The fight against ransomware does not require a crypto ban

Ransomware has penetrated the mass consciousness thanks to the recent closure of the Colonial Pipeline. Affected by the ransomware attack, Colonial eventually paid a $ 4.4 million ransom in Bitcoin to get rid of the attackers. Meanwhile, the East Coast of the United States suffered from a shortage of gasoline.

What are ransomware programs?

This is malicious software that seizes control of a computer, for example, by encrypting files or threatening to publicly disclose data. The ransomware operator releases this control only after receiving a ransom, usually Bitcoin, but sometimes Monero.

While the Colonial attack was widely covered in the headlines, the problem of ransomware has been growing for years. In a recent survey conducted by Sophos among 5,400 IT executives in corporations and government agencies around the world, 6.6% reported that they paid a ransom in 2020. Average price? It will be $170,000, which is tens of billions, if not hundreds of billions of ransom!

In an author’s article for the Wall Street Journal, Lee Reiners suggests banning cryptocurrency in order to get rid of ransomware. His argument is that cryptocurrencies like Bitcoin have no social purpose other than speculation. And getting rid of it will make the world a better place.

Don’t you think that the ban is too much? There are ways to deal with ransomware programs with less ambition and scope.

Why Blame Bitcoin

Why Blame Bitcoin

First, let’s look at what Reiners and I agree on. He clearly connects the phenomenon of ransomware with cryptocurrencies such as Bitcoin, when he says that ransomware cannot succeed without cryptocurrency.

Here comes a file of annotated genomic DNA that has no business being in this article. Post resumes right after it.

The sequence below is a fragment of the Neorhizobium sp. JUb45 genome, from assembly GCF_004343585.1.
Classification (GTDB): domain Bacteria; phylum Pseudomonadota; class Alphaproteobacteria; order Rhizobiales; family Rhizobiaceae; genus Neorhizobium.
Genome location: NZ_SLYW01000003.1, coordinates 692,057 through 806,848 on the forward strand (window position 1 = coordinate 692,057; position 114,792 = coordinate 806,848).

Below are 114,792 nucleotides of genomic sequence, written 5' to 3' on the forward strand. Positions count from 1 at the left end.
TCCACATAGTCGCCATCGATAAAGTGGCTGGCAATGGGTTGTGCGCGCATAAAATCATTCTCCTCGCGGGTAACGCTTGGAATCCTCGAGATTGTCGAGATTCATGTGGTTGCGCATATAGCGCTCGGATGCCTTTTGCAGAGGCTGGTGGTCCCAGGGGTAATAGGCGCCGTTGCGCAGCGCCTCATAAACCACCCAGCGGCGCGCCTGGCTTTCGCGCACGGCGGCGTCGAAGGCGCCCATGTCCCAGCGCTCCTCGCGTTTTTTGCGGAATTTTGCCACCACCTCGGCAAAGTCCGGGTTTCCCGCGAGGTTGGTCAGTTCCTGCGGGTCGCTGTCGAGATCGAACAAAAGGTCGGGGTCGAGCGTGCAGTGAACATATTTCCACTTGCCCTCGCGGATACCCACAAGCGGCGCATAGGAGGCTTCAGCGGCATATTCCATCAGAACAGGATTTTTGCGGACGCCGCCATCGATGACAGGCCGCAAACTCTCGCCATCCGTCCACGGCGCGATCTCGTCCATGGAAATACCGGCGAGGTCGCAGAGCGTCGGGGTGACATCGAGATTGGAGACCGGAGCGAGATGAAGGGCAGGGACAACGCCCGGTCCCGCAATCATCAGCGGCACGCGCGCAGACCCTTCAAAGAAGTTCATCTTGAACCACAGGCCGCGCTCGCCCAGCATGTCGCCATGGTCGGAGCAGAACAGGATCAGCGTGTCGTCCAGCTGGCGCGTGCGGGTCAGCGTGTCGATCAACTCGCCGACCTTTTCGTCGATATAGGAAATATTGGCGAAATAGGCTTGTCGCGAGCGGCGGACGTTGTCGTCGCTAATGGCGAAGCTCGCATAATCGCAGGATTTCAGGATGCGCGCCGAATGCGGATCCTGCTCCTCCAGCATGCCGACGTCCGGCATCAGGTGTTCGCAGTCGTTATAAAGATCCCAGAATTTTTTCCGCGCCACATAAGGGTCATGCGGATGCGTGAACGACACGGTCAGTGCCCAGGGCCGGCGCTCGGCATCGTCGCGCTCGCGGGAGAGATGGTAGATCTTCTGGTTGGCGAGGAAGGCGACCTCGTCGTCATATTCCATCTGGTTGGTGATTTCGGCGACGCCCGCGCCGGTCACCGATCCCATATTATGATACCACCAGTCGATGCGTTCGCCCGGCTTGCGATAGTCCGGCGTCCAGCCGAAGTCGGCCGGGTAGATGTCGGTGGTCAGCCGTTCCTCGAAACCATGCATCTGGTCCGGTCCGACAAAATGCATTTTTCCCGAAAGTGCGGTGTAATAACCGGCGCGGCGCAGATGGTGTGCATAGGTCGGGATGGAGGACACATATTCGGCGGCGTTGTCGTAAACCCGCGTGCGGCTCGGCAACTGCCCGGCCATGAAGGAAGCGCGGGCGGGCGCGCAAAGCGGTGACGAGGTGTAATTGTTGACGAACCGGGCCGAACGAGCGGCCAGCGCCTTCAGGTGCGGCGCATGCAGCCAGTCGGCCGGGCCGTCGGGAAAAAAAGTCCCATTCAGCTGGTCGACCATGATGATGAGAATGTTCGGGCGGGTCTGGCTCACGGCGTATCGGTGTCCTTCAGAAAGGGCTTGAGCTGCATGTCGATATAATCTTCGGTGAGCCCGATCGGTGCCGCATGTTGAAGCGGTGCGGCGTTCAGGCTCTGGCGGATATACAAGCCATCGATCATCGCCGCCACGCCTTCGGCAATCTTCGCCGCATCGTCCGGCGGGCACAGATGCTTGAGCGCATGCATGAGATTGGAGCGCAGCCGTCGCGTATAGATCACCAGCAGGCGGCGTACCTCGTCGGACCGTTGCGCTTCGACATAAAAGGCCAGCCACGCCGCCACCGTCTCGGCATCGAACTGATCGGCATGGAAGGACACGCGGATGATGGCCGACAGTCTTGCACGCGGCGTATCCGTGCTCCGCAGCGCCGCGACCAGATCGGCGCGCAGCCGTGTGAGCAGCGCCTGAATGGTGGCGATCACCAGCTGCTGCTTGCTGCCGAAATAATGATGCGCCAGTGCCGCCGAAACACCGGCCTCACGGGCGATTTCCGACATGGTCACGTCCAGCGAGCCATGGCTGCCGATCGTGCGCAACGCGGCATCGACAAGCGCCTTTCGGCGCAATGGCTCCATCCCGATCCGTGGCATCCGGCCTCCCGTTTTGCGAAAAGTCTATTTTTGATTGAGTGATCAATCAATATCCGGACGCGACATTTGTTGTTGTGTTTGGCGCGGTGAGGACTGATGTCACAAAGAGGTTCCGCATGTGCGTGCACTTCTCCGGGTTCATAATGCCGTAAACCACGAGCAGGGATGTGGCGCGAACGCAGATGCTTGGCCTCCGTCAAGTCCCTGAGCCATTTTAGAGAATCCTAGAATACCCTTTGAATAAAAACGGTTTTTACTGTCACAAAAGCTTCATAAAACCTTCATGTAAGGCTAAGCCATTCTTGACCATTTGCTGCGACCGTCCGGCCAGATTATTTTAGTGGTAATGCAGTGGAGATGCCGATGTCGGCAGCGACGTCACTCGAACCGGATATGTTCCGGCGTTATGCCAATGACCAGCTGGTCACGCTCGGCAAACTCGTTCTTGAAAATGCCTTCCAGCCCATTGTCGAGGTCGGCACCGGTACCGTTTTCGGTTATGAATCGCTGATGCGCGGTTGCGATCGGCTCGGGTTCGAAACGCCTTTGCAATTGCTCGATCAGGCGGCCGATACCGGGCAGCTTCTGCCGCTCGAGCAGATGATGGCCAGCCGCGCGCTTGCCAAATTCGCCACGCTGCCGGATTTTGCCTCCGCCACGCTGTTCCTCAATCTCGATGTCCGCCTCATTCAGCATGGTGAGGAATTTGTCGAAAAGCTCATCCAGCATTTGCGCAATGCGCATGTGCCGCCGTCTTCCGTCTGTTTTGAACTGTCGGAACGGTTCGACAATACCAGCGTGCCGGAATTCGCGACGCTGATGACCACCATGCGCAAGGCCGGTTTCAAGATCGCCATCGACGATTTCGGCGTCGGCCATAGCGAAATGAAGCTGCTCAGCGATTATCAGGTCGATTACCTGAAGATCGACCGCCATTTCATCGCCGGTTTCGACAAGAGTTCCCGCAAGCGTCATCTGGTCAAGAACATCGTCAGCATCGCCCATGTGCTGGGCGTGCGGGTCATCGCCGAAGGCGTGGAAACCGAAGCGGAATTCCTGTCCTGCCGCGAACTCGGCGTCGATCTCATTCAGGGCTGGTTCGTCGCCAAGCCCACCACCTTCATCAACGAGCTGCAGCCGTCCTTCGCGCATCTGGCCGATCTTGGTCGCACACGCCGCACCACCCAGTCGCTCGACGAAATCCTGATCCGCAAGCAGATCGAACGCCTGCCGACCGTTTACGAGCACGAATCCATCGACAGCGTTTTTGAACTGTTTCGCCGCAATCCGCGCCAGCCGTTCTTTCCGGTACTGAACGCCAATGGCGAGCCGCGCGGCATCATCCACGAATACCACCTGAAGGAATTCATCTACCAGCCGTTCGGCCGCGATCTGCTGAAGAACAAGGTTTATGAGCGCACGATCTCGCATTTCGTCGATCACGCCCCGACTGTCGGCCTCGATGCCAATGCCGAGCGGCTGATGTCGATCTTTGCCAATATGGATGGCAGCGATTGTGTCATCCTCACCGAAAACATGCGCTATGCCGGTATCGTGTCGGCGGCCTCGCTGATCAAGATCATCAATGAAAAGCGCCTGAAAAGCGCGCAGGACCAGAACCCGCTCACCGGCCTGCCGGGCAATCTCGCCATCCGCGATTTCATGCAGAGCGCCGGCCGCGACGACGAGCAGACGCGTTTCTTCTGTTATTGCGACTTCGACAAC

He’s right. No Bitcoin , no ransomware boom. But it is worth adding one caveat. Only large-scale ransomware programs rely on cryptocurrency. The small ones have never demanded it.

According to security columnist Danny Palmer, the first type of ransomware appeared in 1989. She requested payment by bank cards, cash checks or money transfers to the P. O. address. Box in Panama. But a check is a terribly risky way for a criminal to get a ransom.

Eventually, ransomware gangs switched to centralized payment systems to extort money from victims. Ransom-A, a variant of the 2006 ransomware program, freezes the victims ‘ computers and releases them only after the transfer of $10.99 by Western Union. Another ransomware virus in 2011 posed as the FBI, and demanded to deposit $ 100 through MoneyPak, a prepaid card product offered by Green Dot Bank.

But, as you can see, all these are small ransomware programs. The gang could not block, say, a large bank and demand a ransom of $ 250,000 through Western Union or MoneyPak.

Another problem with Western Union and MoneyPak (from the criminal’s point of view) is that these systems are plastic – they can be updated. Thanks to pressure from law enforcement agencies and politicians, Western Union and MoneyPak eventually changed their payment processes to make it harder for criminals to use them to get a ransom.